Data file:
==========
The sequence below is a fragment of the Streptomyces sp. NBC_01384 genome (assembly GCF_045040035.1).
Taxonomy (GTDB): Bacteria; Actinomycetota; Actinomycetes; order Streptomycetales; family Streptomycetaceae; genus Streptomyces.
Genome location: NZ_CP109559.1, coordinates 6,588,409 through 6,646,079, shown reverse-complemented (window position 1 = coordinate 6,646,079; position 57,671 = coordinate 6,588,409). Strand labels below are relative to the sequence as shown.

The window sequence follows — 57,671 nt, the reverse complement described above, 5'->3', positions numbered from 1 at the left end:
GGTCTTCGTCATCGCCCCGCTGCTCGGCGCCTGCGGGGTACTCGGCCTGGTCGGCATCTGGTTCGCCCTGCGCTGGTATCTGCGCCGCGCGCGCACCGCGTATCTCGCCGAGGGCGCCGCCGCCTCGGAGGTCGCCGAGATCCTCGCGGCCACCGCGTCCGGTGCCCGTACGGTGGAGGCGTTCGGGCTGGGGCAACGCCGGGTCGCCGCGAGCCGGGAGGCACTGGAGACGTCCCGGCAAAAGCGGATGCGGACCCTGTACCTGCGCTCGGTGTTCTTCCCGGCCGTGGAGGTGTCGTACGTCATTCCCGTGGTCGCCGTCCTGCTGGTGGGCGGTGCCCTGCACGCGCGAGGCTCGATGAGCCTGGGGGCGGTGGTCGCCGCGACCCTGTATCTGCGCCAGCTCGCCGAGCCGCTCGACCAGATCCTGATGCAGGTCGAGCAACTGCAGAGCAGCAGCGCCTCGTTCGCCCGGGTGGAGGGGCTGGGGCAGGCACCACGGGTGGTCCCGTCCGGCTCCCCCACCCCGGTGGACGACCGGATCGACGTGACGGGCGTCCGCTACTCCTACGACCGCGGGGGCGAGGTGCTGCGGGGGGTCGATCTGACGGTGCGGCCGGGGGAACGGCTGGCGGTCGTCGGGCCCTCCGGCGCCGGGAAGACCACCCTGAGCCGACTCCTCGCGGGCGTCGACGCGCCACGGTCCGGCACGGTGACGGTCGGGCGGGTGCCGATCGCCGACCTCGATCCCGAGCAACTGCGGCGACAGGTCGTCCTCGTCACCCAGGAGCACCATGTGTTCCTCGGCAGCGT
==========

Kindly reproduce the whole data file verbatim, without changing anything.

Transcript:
The sequence below is a fragment of the Streptomyces sp. NBC_01384 genome (assembly GCF_045040035.1).
Taxonomy (GTDB): Bacteria; Actinomycetota; Actinomycetes; order Streptomycetales; family Streptomycetaceae; genus Streptomyces.
Genome location: NZ_CP109559.1, coordinates 6,588,409 through 6,646,079, shown reverse-complemented (window position 1 = coordinate 6,646,079; position 57,671 = coordinate 6,588,409). Strand labels below are relative to the sequence as shown.

The window sequence follows — 57,671 nt, the reverse complement described above, 5'->3', positions numbered from 1 at the left end:
GGTCTTCGTCATCGCCCCGCTGCTCGGCGCCTGCGGGGTACTCGGCCTGGTCGGCATCTGGTTCGCCCTGCGCTGGTATCTGCGCCGCGCGCGCACCGCGTATCTCGCCGAGGGCGCCGCCGCCTCGGAGGTCGCCGAGATCCTCGCGGCCACCGCGTCCGGTGCCCGTACGGTGGAGGCGTTCGGGCTGGGGCAACGCCGGGTCGCCGCGAGCCGGGAGGCACTGGAGACGTCCCGGCAAAAGCGGATGCGGACCCTGTACCTGCGCTCGGTGTTCTTCCCGGCCGTGGAGGTGTCGTACGTCATTCCCGTGGTCGCCGTCCTGCTGGTGGGCGGTGCCCTGCACGCGCGAGGCTCGATGAGCCTGGGGGCGGTGGTCGCCGCGACCCTGTATCTGCGCCAGCTCGCCGAGCCGCTCGACCAGATCCTGATGCAGGTCGAGCAACTGCAGAGCAGCAGCGCCTCGTTCGCCCGGGTGGAGGGGCTGGGGCAGGCACCACGGGTGGTCCCGTCCGGCTCCCCCACCCCGGTGGACGACCGGATCGACGTGACGGGCGTCCGCTACTCCTACGACCGCGGGGGCGAGGTGCTGCGGGGGGTCGATCTGACGGTGCGGCCGGGGGAACGGCTGGCGGTCGTCGGGCCCTCCGGCGCCGGGAAGACCACCCTGAGCCGACTCCTCGCGGGCGTCGACGCGCCACGGTCCGGCACGGTGACGGTCGGGCGGGTGCCGATCGCCGACCTCGATCCCGAGCAACTGCGGCGACAGGTCGTCCTCGTCACCCAGGAGCACCATGTGTTCCTCGGCAGCGT